The prolonged feelings of angst for the world’s best young hockey players are over after the 2020 NHL Draft concluded on Oct. 7. Originally scheduled for late June, the seven-round, 217-pick, two-day event was postponed for four months due to the halted season in which the Tampa Bay Lightning vanquished the Dallas Stars in a six-game series to hoist Lord Stanley’s Cup.
Besides the playoff expansion and the bubble lifestyle, a new draft format was announced by the NHL in August. It is a little confusing, so bear with me.
Of the 31 teams in the league, 24 teams qualified for the postseason. The seven who did not qualify participated in the lottery to determine draft position. But only picks two through eights were claimed. A best-of-five qualifying round consisting of the 24 playoff teams, 12 teams from the Eastern Conference and 12 from the Western, took place Aug. 1-9. The top four teams in each conference, based on percentage points, played round-robin style and could not be eliminated from contention. The remaining eight teams played their opponent in a typical playoff tournament style with the lowest seed playing the highest and so on. The teams who were then eliminated were placed into a second lottery to determine the first overall draft pick. All teams had the same odds, but the New York Rangers had a lucky night and were able to select Alexis Lafreniere with the first choice.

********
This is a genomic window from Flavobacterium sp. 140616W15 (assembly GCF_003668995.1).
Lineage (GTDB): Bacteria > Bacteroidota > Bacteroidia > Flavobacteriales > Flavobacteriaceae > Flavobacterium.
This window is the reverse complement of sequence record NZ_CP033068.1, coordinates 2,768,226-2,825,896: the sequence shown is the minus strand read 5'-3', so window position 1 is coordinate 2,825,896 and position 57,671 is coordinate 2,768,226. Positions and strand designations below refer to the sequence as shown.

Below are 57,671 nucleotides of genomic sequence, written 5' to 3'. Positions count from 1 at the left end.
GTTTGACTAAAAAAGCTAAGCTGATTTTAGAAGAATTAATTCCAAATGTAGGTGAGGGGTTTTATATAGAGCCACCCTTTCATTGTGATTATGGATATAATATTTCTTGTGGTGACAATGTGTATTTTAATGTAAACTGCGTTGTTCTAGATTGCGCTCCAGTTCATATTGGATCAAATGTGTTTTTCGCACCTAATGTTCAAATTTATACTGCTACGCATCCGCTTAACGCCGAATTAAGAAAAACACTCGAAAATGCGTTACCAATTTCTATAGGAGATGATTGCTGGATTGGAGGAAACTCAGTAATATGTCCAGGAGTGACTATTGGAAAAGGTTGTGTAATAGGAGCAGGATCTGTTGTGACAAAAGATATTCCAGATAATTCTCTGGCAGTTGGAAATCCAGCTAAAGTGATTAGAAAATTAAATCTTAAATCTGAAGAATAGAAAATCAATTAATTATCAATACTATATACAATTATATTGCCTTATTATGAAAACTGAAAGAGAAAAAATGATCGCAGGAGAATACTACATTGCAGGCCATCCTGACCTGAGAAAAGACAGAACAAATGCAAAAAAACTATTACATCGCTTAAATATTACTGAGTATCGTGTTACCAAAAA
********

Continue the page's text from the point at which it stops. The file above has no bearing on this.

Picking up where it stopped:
Lafreniere, the 19-year-old Canadian winger, was the projected #1 pick prior to the 2019-2020 NHL season and was also the #1 pick in the 2017 Quebec Major Junior Hockey League Draft. In January 2020, Lafreniere led Canada to the gold medal in the World Junior Championships as well as earning the tournament MVP award. His contract with the Rangers is three years, $925k annually, which is the maximum for a rookie and was facilitated by Emilie Castonguay, who is the first female agent of an NHL No. 1 pick, per Emily Kaplan of ESPN.
The Los Angeles Kings used the second overall pick on center Quinton Byfield, also a member of the Canadian Junior team that won gold. Byfield became the highest-drafted Black player in NHL history. Notoriously the least racially diverse team sport in North America, the NHL only has 43 active players of color, which is less than 5% of the entire league.
Pressured by a summer of persistent police brutality and protesting, Commissioner Gary Bettman announced the creation of the multiple committees intent on facilitating more opportunities for executives and players to feel more included in the business side of the NHL. Mandatory inclusion and diversity training will be implemented prior to training camp of the 2020-2021 season.
The virtual draft allowed for the Ottawa Senators, owners of the third pick, to enlist Alex Trebek to announce their selection through a Final Jeopardy-style announcement: “Who is Tim Stutzle?”
The most heartwarming part of the event occurred during the final pick of the first round. San Jose Sharks’ director of scouting used American Sign Language to tell Ozzy Wiseblatt and his mother Kim, who is deaf, that he is the newest member of the San Jose team. The camera in the living room showed the Wiseblatt family jumping and yelling in their living room to celebrate the news.
Canada produced the most draftees with 71, followed by the United States, Sweden, Russia and Finland. The upcoming season is expected to commence on Jan. 1 with training camp dates and other season information to be released later.